Uninterrupted DOACs Approach for Catheter Ablation of Atrial Fibrillation: Do DOACs Levels Matter?

Michael Hardy, Jonathan Douxfils, Anne-Sophie Dincq, Anne-Laure Sennesael, Olivier Xhaet, Francois Mullier, Sarah Lessire

Research output: Contribution to journalReview articlepeer-review


Most patients present for catheter ablation of atrial fibrillation (CAAF) with residual or full effect of vitamin K antagonists (VKAs) or direct oral anticoagulants (DOACs). In daily practice, it has been observed that the activated clotting time (ACT) was actually poorly sensitive to the effect of DOACs and that patients on DOACs required more unfractionated heparin (UFH) to achieve the ACT target of 300 s during the procedure, leading some authors to worry about potential overdosing. Conversely, we hypothesize that these higher doses of UFH are necessary to achieve adequate hemostasis during CAAF regardless of the residual effect of DOACs. During CAAF, thrombosis is promoted mainly by the presence of thrombogenic sheaths and catheters in the bloodstream. Preclinical data suggest that only high doses of DOACs are able to mitigate catheter-induced thrombin generation, whereas low dose UFH already do so. In addition, the effect of UFH seems to be lower in patients on DOACs, compared to patients on VKAs, explaining part of the differences observed in heparin requirements. Clinical studies could not identify increased bleeding risk in patients on DOACs compared to those on VKAs despite similar efficacy during CAAF procedures. Moreover, targeting a lower ACT was associated with an increased periprocedural thrombotic risk for both DOAC and VKA patients. Therefore, the low sensitivity of the ACT to the residual effect of DOACs should not be a major concern in its use in the interventional cardiology laboratory.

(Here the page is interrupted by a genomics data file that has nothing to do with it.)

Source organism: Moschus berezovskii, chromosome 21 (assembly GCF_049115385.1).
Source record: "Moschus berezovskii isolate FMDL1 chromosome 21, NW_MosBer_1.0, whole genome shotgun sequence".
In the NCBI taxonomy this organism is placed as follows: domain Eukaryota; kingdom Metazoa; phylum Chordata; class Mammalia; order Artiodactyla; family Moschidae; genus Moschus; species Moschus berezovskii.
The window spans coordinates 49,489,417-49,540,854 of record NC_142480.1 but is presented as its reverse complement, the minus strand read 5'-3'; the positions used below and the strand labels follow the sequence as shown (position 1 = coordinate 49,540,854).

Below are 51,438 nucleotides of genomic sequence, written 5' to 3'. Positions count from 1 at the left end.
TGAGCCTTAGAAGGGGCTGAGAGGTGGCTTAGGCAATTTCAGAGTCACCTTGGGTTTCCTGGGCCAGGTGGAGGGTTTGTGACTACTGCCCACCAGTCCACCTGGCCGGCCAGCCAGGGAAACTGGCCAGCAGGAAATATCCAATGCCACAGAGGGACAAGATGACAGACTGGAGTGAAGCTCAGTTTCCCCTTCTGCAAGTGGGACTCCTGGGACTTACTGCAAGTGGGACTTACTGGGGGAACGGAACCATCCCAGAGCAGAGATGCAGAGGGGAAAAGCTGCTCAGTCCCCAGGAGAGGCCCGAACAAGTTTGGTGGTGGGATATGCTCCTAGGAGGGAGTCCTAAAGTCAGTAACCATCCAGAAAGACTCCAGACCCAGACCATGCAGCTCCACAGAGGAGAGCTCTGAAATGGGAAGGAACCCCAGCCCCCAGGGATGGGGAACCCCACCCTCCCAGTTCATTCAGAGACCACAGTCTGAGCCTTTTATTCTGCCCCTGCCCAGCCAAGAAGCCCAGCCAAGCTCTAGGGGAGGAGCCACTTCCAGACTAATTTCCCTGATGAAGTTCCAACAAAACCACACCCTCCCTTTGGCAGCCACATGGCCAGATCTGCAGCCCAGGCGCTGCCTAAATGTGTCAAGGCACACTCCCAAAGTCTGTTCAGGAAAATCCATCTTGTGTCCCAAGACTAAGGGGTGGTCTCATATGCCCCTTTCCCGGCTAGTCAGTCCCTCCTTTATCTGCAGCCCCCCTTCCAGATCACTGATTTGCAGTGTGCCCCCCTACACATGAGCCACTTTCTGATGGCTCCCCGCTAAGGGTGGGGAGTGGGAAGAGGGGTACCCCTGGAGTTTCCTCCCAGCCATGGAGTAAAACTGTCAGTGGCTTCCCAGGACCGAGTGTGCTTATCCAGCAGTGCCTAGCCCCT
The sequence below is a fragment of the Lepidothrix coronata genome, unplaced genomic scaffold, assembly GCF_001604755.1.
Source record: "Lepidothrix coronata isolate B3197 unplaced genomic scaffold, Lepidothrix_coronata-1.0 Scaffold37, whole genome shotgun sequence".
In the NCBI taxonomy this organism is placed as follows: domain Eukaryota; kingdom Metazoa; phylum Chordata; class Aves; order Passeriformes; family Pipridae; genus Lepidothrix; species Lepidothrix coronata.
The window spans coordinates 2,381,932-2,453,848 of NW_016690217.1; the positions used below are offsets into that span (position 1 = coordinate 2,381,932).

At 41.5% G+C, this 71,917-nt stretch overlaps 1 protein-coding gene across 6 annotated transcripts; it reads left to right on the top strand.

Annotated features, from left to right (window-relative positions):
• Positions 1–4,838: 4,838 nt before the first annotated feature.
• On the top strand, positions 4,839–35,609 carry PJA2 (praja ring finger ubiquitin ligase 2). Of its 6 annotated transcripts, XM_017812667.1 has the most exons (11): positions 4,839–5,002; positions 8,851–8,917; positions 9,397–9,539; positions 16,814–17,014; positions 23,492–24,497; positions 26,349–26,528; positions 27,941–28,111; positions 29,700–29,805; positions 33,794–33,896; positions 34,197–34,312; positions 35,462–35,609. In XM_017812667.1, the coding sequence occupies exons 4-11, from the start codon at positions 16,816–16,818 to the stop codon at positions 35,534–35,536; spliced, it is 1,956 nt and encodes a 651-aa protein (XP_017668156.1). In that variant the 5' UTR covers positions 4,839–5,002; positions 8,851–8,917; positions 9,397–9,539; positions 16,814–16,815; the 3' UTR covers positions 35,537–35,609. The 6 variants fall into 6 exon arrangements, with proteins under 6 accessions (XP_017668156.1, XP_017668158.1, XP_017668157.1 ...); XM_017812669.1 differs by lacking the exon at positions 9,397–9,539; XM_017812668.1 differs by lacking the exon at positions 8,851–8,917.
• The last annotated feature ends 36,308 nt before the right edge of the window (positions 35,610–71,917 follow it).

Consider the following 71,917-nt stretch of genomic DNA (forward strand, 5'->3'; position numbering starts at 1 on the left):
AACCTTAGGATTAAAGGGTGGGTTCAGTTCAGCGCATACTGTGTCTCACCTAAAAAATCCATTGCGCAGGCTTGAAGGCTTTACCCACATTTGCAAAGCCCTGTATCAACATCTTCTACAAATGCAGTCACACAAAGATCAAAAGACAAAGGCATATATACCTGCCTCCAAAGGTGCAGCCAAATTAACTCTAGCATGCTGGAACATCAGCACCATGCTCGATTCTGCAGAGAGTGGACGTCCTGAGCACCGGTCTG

Original languageEnglish
Article number864899
Pages (from-to)864899
JournalFrontiers in cardiovascular medicine
Publication statusPublished - 29 Mar 2022


  • activated clotting time
  • atrial fibrillation
  • catheter ablation
  • direct oral anticoagulant
  • unfractionated heparin


Dive into the research topics of 'Uninterrupted DOACs Approach for Catheter Ablation of Atrial Fibrillation: Do DOACs Levels Matter?'. Together they form a unique fingerprint.

Cite this